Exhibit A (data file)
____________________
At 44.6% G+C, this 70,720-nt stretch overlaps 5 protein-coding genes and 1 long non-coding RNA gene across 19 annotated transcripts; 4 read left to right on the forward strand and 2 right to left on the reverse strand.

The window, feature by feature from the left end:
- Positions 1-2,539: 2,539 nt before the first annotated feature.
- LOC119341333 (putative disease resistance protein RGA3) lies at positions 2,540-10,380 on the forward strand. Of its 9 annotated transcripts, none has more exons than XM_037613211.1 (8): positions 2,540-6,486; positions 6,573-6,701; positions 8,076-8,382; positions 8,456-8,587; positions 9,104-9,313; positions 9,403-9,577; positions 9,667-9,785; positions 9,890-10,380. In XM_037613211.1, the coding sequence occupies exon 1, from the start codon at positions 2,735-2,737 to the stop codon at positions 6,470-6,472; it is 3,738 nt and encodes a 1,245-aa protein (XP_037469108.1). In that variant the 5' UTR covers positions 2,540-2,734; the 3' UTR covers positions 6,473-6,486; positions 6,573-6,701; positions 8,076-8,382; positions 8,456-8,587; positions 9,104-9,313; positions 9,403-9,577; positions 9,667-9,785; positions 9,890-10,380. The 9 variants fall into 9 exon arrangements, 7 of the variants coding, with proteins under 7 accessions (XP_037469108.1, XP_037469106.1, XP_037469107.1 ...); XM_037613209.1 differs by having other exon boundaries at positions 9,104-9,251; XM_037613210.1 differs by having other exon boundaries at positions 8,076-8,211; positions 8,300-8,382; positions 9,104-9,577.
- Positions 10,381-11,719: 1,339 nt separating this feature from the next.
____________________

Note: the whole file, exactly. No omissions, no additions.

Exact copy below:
At 44.6% G+C, this 70,720-nt stretch overlaps 5 protein-coding genes and 1 long non-coding RNA gene across 19 annotated transcripts; 4 read left to right on the forward strand and 2 right to left on the reverse strand.

The window, feature by feature from the left end:
- Positions 1-2,539: 2,539 nt before the first annotated feature.
- LOC119341333 (putative disease resistance protein RGA3) lies at positions 2,540-10,380 on the forward strand. Of its 9 annotated transcripts, none has more exons than XM_037613211.1 (8): positions 2,540-6,486; positions 6,573-6,701; positions 8,076-8,382; positions 8,456-8,587; positions 9,104-9,313; positions 9,403-9,577; positions 9,667-9,785; positions 9,890-10,380. In XM_037613211.1, the coding sequence occupies exon 1, from the start codon at positions 2,735-2,737 to the stop codon at positions 6,470-6,472; it is 3,738 nt and encodes a 1,245-aa protein (XP_037469108.1). In that variant the 5' UTR covers positions 2,540-2,734; the 3' UTR covers positions 6,473-6,486; positions 6,573-6,701; positions 8,076-8,382; positions 8,456-8,587; positions 9,104-9,313; positions 9,403-9,577; positions 9,667-9,785; positions 9,890-10,380. The 9 variants fall into 9 exon arrangements, 7 of the variants coding, with proteins under 7 accessions (XP_037469108.1, XP_037469106.1, XP_037469107.1 ...); XM_037613209.1 differs by having other exon boundaries at positions 9,104-9,251; XM_037613210.1 differs by having other exon boundaries at positions 8,076-8,211; positions 8,300-8,382; positions 9,104-9,577.
- Positions 10,381-11,719: 1,339 nt separating this feature from the next.